Meaningful Technology Integration

From the time it first gained popularity and recognition, technology has snowballed into the massive piece of society it stands as today.  Even children as young as elementary school are carrying powerful computers in their pockets at most times.  They have learned to rely on technology in ways that past generations have struggled to grasp.  Without the technology, certain individuals even feel helpless and like a piece is missing.  That being said, there needs to be a balance in order to have a meaningful technology interaction in the lives of students.


Why is it important? Students are constantly learning and growing in their knowledge base. By implementing technology in education, students are given the chance to take an active role in their learning.  Each student learns differently and technology gives students the chance to explore what works best for them.  According to a study completed by Kim, Kim, Lee, Spector, and DeMeester (2012), the beliefs about effective teaching and technology were positively correlated among teachers.  They also found the teachers more closely correlated with these results had a higher focus on student-centered learning and needs.  Through problem-based inquiry projects, students are able to find solutions for real-world problems through their own methods.  Students learn what information is reliable and valid while pushing aside false information.  While there is room to explore and grow for the students, there is also the responsibility of the teacher to help guide students in what is right or wrong in the world of internet research.  Students do not begin by knowing Wikipedia or some random article are not always reliable sources. They need to be taught the difference between good and bad information.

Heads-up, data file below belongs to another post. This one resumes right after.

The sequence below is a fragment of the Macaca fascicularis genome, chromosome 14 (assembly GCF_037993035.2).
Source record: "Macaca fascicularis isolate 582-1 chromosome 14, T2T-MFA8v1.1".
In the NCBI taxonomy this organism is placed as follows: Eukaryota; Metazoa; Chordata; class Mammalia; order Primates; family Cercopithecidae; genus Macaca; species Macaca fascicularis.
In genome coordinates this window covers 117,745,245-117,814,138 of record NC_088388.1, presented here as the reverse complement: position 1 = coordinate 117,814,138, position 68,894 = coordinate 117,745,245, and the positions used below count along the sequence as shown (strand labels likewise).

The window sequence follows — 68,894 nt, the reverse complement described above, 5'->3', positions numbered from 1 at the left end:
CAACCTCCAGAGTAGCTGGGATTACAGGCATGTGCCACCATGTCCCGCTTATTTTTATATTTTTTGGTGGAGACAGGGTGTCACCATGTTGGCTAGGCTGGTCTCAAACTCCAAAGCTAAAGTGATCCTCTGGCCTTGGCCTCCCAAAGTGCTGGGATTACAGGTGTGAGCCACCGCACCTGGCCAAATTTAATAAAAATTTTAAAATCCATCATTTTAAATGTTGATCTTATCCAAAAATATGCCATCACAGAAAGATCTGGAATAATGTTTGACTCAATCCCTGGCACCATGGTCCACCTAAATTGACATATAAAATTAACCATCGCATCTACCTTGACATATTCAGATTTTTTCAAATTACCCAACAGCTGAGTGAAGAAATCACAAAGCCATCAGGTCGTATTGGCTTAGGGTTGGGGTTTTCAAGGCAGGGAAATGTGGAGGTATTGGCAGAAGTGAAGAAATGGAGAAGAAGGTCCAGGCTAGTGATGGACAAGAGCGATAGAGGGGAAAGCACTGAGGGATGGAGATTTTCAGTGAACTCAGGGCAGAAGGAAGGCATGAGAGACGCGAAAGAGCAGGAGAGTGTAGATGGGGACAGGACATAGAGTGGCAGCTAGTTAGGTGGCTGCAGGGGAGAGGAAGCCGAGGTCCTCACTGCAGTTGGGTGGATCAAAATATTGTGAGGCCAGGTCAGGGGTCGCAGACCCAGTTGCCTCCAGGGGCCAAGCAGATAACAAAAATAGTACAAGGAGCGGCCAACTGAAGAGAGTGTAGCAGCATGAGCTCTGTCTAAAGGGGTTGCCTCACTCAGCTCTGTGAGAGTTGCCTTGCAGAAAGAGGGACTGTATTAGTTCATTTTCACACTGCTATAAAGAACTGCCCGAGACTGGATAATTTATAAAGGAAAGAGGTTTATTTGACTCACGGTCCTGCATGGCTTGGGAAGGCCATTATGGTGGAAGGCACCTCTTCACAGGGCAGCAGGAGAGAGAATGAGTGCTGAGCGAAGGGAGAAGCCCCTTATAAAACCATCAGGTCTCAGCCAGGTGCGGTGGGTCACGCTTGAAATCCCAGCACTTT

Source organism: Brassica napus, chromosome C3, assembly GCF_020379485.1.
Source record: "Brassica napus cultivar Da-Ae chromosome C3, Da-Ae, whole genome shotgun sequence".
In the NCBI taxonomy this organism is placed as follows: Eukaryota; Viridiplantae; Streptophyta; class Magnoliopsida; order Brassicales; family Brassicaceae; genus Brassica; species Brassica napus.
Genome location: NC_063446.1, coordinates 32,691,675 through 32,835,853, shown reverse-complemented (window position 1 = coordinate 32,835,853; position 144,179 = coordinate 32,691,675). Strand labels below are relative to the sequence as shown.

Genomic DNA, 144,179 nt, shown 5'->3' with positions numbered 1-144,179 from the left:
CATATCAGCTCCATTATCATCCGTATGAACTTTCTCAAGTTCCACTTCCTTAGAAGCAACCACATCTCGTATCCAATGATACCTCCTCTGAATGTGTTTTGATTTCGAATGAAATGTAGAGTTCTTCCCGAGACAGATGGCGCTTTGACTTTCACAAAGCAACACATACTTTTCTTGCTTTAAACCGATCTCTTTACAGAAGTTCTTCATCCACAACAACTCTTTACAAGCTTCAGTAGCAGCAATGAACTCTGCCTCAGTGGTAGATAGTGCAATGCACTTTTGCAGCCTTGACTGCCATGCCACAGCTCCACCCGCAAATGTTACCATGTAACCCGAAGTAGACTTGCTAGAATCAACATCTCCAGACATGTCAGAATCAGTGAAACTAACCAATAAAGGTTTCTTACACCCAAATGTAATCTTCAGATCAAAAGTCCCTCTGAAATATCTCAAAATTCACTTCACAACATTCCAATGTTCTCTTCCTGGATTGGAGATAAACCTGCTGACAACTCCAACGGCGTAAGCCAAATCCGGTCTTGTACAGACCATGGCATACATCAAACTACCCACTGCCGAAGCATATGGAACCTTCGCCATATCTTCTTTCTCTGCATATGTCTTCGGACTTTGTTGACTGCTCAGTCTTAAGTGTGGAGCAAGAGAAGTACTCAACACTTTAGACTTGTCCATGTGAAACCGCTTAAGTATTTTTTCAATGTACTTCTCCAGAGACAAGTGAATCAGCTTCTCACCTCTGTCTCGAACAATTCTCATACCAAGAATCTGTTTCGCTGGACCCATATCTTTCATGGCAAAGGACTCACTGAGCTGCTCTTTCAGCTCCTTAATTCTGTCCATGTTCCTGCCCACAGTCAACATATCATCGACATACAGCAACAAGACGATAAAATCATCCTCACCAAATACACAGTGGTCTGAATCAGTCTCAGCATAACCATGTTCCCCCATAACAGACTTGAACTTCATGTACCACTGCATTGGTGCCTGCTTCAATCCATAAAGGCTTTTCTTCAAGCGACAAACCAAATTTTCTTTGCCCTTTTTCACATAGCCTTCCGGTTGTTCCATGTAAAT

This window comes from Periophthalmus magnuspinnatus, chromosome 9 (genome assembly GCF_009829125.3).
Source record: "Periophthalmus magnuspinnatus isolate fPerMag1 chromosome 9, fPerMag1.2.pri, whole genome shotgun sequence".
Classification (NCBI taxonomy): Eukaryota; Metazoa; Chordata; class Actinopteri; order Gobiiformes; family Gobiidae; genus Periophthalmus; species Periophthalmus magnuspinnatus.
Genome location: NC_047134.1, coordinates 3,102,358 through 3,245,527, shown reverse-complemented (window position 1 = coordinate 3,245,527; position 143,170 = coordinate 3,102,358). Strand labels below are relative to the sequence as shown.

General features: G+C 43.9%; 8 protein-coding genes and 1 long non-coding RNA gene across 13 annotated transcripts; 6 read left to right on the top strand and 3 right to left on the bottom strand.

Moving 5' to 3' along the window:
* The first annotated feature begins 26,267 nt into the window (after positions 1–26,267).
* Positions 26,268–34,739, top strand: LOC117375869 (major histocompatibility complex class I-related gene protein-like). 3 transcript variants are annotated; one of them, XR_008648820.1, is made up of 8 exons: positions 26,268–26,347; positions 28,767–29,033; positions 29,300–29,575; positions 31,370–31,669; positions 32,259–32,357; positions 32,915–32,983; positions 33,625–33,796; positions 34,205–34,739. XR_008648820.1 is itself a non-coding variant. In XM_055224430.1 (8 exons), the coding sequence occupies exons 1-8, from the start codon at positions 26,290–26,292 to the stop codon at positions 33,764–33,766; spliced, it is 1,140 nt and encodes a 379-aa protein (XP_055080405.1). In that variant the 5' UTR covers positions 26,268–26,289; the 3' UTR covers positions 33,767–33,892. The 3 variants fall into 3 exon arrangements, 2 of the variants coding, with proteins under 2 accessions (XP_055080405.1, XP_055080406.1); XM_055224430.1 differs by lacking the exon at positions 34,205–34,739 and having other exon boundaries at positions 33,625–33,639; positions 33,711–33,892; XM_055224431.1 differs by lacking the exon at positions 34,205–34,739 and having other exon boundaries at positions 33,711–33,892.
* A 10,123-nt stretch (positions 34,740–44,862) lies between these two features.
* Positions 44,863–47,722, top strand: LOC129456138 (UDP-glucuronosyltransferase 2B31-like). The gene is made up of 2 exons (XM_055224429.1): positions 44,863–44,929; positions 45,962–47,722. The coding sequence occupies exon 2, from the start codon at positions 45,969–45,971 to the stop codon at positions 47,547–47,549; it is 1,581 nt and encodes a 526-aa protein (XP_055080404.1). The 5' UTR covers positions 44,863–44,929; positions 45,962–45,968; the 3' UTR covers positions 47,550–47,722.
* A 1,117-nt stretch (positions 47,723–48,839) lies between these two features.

Additionally, technology gives students the opportunity to do the research they need and then learn to analyze the data and find outcomes. As Van Doren (2013) said in his blog post on technology in the classroom, it is our role to guide students to use technology as a tool, not just as a way to play games and talk to friends. I found it incredible that Michelle Zimmerman implemented virtual reality glasses in her classroom in order to teach her students anatomy with augmented reality (Zimmerman, 2017).  It really seemed to really bring to life the learning for her students. You could see the joy on their faces in her pictures. There are step by step guides for just about anything a student can think of online. Van Doren also brought up the idea that students learn from technology and then spark the interest of their peers as well. If they need to learn how to analyze the data, they can. They also have the abilities to compare their outcomes to those of others to see if they are reliable and valid.  When students once needed a pencil and a lot of paper to calculate statistical data, they now only need to input numbers and run the correct tests through online programs.  A whole world of understanding is blossoming in these young students’ eyes.